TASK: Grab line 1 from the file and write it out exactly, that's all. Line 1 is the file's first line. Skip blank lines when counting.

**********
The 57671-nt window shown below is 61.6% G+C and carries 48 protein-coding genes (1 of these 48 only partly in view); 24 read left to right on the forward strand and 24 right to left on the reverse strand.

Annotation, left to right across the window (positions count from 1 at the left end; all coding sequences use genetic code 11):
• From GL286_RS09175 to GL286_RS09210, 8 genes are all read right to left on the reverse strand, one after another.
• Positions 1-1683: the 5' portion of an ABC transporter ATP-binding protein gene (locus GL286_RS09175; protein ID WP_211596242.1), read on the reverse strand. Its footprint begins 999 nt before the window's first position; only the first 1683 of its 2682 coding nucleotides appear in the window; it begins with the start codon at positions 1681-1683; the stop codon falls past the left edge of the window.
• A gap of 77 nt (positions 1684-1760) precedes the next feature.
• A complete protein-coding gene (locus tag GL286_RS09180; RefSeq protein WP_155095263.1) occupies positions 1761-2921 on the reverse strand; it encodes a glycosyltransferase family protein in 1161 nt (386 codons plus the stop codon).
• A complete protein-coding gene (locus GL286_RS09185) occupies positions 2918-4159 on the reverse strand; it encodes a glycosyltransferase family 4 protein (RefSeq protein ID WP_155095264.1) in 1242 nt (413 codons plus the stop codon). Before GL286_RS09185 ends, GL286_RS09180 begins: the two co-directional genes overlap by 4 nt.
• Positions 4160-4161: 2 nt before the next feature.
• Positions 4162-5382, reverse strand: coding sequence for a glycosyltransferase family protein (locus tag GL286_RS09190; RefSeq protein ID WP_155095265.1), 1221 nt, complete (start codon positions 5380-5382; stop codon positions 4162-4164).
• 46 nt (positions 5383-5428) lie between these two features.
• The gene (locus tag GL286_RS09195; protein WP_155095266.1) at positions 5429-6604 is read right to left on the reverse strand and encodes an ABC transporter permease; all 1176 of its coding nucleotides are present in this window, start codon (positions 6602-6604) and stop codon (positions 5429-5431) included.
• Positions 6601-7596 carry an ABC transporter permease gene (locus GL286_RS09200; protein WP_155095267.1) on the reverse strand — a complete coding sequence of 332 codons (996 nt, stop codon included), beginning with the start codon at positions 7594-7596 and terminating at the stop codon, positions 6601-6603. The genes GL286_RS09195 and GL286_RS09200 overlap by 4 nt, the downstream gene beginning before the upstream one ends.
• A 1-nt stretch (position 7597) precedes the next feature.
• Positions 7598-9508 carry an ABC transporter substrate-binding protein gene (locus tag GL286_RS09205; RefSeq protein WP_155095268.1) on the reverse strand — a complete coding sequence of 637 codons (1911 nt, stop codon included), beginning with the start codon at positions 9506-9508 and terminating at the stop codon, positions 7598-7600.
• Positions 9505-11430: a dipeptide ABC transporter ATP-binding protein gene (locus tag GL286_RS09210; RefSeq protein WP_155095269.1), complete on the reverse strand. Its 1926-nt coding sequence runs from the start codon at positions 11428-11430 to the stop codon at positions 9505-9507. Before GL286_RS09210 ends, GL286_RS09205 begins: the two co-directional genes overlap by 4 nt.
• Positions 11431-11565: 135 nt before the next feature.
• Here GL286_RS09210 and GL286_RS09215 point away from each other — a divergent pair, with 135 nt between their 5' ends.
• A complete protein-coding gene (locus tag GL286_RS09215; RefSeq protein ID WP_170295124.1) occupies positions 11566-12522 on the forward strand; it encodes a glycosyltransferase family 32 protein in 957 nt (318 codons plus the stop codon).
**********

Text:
The 57671-nt window shown below is 61.6% G+C and carries 48 protein-coding genes (1 of these 48 only partly in view); 24 read left to right on the forward strand and 24 right to left on the reverse strand.